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From Erik Hatcher <>
Subject New Certified Distribution for Solr with free Solr Reference Guide
Date Fri, 08 Jan 2010 08:36:12 GMT
I'm excited to announce the release of Lucid's certified distribution  
for Solr.  Below is the marketing blurb, but a bit of a personal take  

The reference guide is a must-have for all of us (including myself),  
many great details about how all the config options work, etc.  And  
it's *searchable* :) (see link below)

What about the actual certified distribution itself?   Being all about  
the open source myself, why would I want to use it?  The advantage to  
me personally include the pre-configured features such as clustering  
(which doesn't come fully functional with Solr itself due to Apache  
licensing restrictions) and, of course, my baby Solritas as a starter  
search UI view.

Feel free to personally send me feedback with the certified distro and  
the reference guide, or for that matter any thoughts on how Lucid can  
help you or the community.



LucidWorks Certified Distribution for Solr 1.4 is available from Lucid  
Imagination, free with registration. It now includes with a  
comprehensive 375-page reference guide, and an installer, available  
free at You can download the  
Certified Distribution as a .jar file, or download the reference guide  
as a standalone. The reference guide is also available for search  
online at

Key topics covered in the Reference Guide include:

     * Getting Started: This chapter guides you through the  
installation and set-up of the LucidWorks for Solr Certified  
     * Using the Admin Web Interface: introduces the Solr Web  
interface. From your browser, you can view configuration files, submit  
queries, view logfile settings and Java environment settings, and  
monitor and control distributed configurations.
     * Documents, Fields, and Schema Design: describes how Solr  
organizes its data for indexing. It explains how a Solr schema defines  
the fields and field types which Solr uses to organize data within the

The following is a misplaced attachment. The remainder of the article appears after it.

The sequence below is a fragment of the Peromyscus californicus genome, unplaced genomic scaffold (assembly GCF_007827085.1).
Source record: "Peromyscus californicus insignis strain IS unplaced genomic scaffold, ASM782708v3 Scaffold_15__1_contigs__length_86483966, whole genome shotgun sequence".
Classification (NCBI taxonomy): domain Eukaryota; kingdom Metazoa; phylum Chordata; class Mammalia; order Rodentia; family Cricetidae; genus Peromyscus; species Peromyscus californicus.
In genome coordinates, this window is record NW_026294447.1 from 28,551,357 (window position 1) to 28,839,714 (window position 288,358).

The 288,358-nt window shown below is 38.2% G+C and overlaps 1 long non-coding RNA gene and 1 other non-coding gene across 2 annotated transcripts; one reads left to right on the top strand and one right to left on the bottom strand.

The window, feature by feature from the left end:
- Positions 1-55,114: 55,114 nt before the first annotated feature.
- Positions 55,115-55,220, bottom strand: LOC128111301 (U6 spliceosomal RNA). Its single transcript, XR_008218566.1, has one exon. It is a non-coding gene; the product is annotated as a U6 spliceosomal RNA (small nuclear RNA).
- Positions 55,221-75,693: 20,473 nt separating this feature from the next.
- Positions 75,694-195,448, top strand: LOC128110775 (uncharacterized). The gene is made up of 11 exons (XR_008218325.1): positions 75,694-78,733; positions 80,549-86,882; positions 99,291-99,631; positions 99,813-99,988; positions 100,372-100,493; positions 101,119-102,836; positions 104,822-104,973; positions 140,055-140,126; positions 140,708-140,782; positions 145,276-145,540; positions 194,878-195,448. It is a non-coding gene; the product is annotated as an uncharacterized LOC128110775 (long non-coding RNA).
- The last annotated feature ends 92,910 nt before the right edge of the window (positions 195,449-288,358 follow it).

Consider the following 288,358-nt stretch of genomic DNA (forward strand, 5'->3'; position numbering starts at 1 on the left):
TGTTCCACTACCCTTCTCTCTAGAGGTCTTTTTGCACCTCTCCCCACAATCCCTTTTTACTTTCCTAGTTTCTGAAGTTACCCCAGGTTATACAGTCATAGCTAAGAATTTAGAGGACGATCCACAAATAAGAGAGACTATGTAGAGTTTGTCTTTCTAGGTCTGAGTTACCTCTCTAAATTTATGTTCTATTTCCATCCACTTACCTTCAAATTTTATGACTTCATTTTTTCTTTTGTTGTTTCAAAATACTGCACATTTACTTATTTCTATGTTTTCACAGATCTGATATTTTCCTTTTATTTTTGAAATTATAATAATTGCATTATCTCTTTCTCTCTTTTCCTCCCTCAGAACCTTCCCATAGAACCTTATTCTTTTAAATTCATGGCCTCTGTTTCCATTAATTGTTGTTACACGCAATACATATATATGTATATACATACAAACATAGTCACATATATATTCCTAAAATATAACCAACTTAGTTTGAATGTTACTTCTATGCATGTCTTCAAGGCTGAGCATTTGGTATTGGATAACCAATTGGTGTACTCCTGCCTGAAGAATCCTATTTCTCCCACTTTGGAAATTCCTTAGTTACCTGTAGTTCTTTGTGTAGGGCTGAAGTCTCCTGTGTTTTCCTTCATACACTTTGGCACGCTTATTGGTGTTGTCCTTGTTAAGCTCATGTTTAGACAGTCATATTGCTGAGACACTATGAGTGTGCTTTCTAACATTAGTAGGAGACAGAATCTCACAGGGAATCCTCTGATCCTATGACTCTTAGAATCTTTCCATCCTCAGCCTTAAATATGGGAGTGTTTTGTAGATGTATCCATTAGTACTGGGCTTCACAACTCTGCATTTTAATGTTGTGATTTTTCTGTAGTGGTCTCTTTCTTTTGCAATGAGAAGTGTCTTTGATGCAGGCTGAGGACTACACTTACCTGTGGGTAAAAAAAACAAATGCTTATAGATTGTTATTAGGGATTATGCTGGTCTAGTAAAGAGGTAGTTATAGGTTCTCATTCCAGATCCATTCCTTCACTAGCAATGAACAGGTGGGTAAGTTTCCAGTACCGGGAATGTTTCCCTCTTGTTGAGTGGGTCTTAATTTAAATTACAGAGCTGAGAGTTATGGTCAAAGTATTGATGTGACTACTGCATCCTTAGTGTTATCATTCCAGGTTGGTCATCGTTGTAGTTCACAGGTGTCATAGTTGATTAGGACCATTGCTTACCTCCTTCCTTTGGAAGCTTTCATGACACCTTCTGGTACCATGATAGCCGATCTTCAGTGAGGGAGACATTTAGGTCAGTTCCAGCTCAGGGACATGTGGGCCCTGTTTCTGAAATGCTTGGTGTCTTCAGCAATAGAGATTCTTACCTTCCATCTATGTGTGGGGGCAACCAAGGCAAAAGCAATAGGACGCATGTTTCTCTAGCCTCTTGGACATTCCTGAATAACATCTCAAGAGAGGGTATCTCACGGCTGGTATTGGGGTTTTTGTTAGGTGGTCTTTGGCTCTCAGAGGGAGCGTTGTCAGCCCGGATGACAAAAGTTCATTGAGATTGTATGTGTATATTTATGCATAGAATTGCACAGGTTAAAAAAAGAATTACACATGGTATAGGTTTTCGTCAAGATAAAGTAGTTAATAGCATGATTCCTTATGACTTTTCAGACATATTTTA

document files it indexes.
     * Understanding Analyzers, Tokenizers, and Filters: explains how  
Solr prepares text for indexing and searching. Analyzers parse text  
and produce a stream of tokens, lexical units used for indexing and  
searching. Tokenizers break field data down into tokens. Filters  
perform other transformational or selective work on token streams.
     * Indexing and Basic Data Operations: describes the indexing  
process and basic index operations, such as commit, optimize, and  
     * Searching: presents an overview of the search process in Solr.  
It describes the main components used in searches, including request  
handlers, query parsers, and response writers. It lists the query  
parameters that can be passed to Solr, and it describes features such  
as boosting and faceting, which can be used to fine-tune search results.
     * The Well Configured Solr Instance: discusses performance tuning  
for Solr. It tells you how to configure multiple SolrCores, how to  
configure the Lucene index writer, and more.
     * Managing Solr: discusses important topics for running and  
monitoring Solr. It describes running Solr in the Apache Tomcat  
servlet runner and Web server. It also describes LucidGaze, Lucid  
Imagination's tool for statistical reporting about Solr. Other topics  
include how to back up a Solr instance, and how to run Solr with Java  
Management Extensions (JMX).
     * Scaling and Distribution: tells you how to grow a Solr  
distribution by dividing a large index into sections called shards,  
which are then distributed across multiple servers, or by replicating  
a single index across multiple services.
     * Client APIs: tells you how to access Solr through various  
client APIs, including JavaScript, JSON, and Ruby.

More at

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